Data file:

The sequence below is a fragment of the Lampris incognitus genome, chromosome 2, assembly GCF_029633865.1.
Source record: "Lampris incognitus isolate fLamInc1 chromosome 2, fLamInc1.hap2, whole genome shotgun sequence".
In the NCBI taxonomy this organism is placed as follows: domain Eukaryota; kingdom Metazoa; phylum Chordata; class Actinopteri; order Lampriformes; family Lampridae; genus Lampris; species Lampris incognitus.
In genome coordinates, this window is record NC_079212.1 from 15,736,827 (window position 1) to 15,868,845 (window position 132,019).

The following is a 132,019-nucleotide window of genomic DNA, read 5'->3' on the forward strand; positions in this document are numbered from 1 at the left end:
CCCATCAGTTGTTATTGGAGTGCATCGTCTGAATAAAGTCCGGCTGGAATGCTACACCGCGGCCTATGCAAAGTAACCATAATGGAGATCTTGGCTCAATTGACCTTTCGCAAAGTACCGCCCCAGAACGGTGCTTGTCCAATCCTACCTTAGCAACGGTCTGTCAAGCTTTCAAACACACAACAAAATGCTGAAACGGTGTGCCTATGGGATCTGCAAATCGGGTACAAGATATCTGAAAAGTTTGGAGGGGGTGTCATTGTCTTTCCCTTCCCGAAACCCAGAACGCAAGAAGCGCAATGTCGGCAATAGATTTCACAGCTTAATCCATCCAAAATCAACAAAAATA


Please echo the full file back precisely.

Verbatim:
The sequence below is a fragment of the Lampris incognitus genome, chromosome 2, assembly GCF_029633865.1.
Source record: "Lampris incognitus isolate fLamInc1 chromosome 2, fLamInc1.hap2, whole genome shotgun sequence".
In the NCBI taxonomy this organism is placed as follows: domain Eukaryota; kingdom Metazoa; phylum Chordata; class Actinopteri; order Lampriformes; family Lampridae; genus Lampris; species Lampris incognitus.
In genome coordinates, this window is record NC_079212.1 from 15,736,827 (window position 1) to 15,868,845 (window position 132,019).

The following is a 132,019-nucleotide window of genomic DNA, read 5'->3' on the forward strand; positions in this document are numbered from 1 at the left end:
CCCATCAGTTGTTATTGGAGTGCATCGTCTGAATAAAGTCCGGCTGGAATGCTACACCGCGGCCTATGCAAAGTAACCATAATGGAGATCTTGGCTCAATTGACCTTTCGCAAAGTACCGCCCCAGAACGGTGCTTGTCCAATCCTACCTTAGCAACGGTCTGTCAAGCTTTCAAACACACAACAAAATGCTGAAACGGTGTGCCTATGGGATCTGCAAATCGGGTACAAGATATCTGAAAAGTTTGGAGGGGGTGTCATTGTCTTTCCCTTCCCGAAACCCAGAACGCAAGAAGCGCAATGTCGGCAATAGATTTCACAGCTTAATCCATCCAAAATCAACAAAAATA